[kap-suh l, -sool, -syool]


verb (used with object), cap·suled, cap·sul·ing.

to furnish with or enclose in or as if in a capsule; encapsulate.


small and compact.
short and concise; brief and summarized: a capsule report.

Origin of capsule

1645–55; 1950–55 for def 5; (< F) < Latin capsula, equivalent to caps(a) box (see case2) + -ula -ule
Related formsun·cap·suled, adjective Unabridged Based on the Random House Unabridged Dictionary, © Random House, Inc. 2019

Examples from the Web for capsule

Contemporary Examples of capsule

Historical Examples of capsule

British Dictionary definitions for capsule



a soluble case of gelatine enclosing a dose of medicine
a thin metal cap, seal, or cover, such as the foil covering the cork of a wine bottle
  1. a dry fruit that liberates its seeds by splitting, as in the violet, or through pores, as in the poppy
  2. the spore-producing organ of mosses and liverworts
bacteriol a gelatinous layer of polysaccharide or protein surrounding the cell wall of some bacteria: thought to be responsible for the virulence in pathogens
  1. a cartilaginous, fibrous, or membranous envelope surrounding any of certain organs or parts
  2. a broad band of white fibres (internal capsule) near the thalamus in each cerebral hemisphere
an aeroplane cockpit that can be ejected in a flight emergency, complete with crew, instruments, etc
(modifier) in a highly concise forma capsule summary
(modifier) (in the fashion industry) consisting of a few important representative itemsa capsule collection

Word Origin for capsule

C17: from French, from Latin capsula, diminutive of capsa box
Collins English Dictionary - Complete & Unabridged 2012 Digital Edition © William Collins Sons & Co. Ltd. 1979, 1986 © HarperCollins Publishers 1998, 2000, 2003, 2005, 2006, 2007, 2009, 2012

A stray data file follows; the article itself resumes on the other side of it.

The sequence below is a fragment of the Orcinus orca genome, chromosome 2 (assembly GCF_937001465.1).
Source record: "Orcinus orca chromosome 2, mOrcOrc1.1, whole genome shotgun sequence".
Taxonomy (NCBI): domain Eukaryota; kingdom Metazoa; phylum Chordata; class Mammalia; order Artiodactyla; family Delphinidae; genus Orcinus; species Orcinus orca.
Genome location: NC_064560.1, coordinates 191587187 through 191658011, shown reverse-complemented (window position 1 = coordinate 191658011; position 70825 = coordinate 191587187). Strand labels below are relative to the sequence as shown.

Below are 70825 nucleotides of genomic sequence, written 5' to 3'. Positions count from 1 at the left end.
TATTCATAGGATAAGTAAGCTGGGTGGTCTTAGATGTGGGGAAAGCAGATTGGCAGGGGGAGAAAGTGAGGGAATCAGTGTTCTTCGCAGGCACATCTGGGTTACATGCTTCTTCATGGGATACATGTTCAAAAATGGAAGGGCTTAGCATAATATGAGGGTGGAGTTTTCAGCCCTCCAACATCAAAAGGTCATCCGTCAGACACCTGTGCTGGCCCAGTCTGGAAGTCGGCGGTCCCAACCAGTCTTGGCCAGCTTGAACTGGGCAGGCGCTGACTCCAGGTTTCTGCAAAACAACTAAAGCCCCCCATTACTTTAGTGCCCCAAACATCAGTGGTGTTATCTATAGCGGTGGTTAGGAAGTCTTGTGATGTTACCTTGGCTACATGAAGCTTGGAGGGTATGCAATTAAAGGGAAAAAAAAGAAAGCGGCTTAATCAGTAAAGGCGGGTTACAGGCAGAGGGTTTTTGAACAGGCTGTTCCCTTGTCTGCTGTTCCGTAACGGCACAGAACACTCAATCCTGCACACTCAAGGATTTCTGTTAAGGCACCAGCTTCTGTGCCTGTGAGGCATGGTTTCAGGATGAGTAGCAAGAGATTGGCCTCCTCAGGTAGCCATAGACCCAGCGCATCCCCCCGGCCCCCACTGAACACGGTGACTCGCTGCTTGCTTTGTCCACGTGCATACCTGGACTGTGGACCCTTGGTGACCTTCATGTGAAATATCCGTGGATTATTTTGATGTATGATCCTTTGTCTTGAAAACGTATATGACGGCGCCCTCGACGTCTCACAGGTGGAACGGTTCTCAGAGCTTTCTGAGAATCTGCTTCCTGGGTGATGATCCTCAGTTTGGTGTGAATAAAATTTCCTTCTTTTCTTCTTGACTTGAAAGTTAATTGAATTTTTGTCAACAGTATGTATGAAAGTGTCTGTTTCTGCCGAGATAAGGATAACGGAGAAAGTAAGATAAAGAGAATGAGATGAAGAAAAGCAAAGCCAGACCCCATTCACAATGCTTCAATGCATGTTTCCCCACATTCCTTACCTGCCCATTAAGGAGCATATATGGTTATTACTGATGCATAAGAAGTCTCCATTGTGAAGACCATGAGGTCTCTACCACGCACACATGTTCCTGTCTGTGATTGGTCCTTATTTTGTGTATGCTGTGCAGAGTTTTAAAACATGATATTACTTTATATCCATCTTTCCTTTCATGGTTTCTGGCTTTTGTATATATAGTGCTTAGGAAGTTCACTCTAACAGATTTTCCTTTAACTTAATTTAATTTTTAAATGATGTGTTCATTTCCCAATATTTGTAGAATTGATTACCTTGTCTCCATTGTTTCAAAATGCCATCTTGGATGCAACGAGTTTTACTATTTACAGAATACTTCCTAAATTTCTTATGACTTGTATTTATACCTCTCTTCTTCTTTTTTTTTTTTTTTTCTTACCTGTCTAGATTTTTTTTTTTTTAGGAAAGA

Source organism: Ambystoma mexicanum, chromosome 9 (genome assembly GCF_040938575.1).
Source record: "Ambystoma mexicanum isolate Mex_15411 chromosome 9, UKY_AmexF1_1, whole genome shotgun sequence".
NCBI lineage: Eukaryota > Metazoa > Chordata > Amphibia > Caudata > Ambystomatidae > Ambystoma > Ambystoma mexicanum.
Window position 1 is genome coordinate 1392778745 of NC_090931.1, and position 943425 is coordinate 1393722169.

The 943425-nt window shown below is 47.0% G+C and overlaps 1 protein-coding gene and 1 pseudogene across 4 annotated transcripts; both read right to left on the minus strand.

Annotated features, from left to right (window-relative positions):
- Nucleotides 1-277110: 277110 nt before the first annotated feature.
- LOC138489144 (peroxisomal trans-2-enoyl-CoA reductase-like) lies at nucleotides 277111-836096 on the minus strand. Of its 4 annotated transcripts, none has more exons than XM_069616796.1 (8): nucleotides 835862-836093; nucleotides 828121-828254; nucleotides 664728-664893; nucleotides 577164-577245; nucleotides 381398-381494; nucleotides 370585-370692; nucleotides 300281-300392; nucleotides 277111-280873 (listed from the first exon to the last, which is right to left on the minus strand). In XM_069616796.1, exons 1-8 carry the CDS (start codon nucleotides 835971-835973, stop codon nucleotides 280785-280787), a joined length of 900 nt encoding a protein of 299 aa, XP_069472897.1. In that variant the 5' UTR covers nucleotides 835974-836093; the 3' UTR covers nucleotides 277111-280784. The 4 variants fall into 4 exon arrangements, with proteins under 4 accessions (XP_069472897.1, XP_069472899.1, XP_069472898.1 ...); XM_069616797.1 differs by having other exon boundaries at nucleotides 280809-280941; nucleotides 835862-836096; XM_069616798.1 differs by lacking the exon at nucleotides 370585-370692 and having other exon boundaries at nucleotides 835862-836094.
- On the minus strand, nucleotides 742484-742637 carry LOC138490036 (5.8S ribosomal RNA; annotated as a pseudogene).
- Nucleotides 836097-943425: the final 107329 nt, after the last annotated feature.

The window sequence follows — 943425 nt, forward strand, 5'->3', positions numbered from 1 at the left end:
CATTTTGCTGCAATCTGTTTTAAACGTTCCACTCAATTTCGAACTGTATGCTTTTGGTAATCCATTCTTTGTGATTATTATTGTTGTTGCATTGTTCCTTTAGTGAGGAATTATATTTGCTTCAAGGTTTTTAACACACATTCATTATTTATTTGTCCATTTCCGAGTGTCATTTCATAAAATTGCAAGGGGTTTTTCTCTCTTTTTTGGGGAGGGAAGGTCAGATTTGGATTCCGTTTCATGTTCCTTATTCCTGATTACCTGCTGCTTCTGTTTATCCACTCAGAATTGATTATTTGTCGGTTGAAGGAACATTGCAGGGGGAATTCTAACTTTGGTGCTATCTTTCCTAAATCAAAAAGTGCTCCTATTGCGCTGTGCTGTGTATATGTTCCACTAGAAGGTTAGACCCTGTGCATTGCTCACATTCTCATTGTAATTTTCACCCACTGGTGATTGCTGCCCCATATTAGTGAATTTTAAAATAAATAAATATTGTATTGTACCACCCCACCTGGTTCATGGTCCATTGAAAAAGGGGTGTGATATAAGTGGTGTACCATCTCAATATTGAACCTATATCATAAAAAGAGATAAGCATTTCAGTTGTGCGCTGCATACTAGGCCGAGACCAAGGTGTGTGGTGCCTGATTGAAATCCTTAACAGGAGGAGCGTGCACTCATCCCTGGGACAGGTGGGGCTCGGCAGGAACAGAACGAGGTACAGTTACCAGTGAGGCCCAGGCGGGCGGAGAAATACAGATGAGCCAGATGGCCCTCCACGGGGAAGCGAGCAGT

Word Origin and History for capsule

1650s, from French capsule "a membranous sac" (16c.), from Latin capsula "small box or chest," diminutive of capsa "box, case, chest" (see case (n.2)). Medicinal sense is 1875; shortened form cap is from 1942. Sense in space capsule is first recorded 1954. As an adjective from 1938. Related: Capsular.

Online Etymology Dictionary, © 2010 Douglas Harper

capsule in Medicine


[kăpsəl, -sōōl]


A fibrous, membranous, or fatty sheath that encloses an organ or part, such as the sac surrounding the kidney or the fibrous tissues that surround a joint.
A small soluble container, usually made of gelatin, that encloses a dose of an oral medicine or a vitamin.
The thin-walled, spore-containing structure of mosses and related plants.
Related formscapsu•lar (kăpsə-lər) adj.
The American Heritage® Stedman's Medical Dictionary Copyright © 2002, 2001, 1995 by Houghton Mifflin Company. Published by Houghton Mifflin Company.

capsule in Science


[kăpsəl, -sōōl]

A dry dehiscent fruit that develops from two or more carpels, as in the poppy and the cottonwood tree.
The sporangium (the hollow spore-producing structure) of mosses and other bryophytes.
The outer layer of viscous polysaccharide or polypeptide slime with which some bacteria cover their cell walls. Capsules provide defense against phagocytes and prevent the bacteria from drying out.
The American Heritage® Science Dictionary Copyright © 2011. Published by Houghton Mifflin Harcourt Publishing Company. All rights reserved.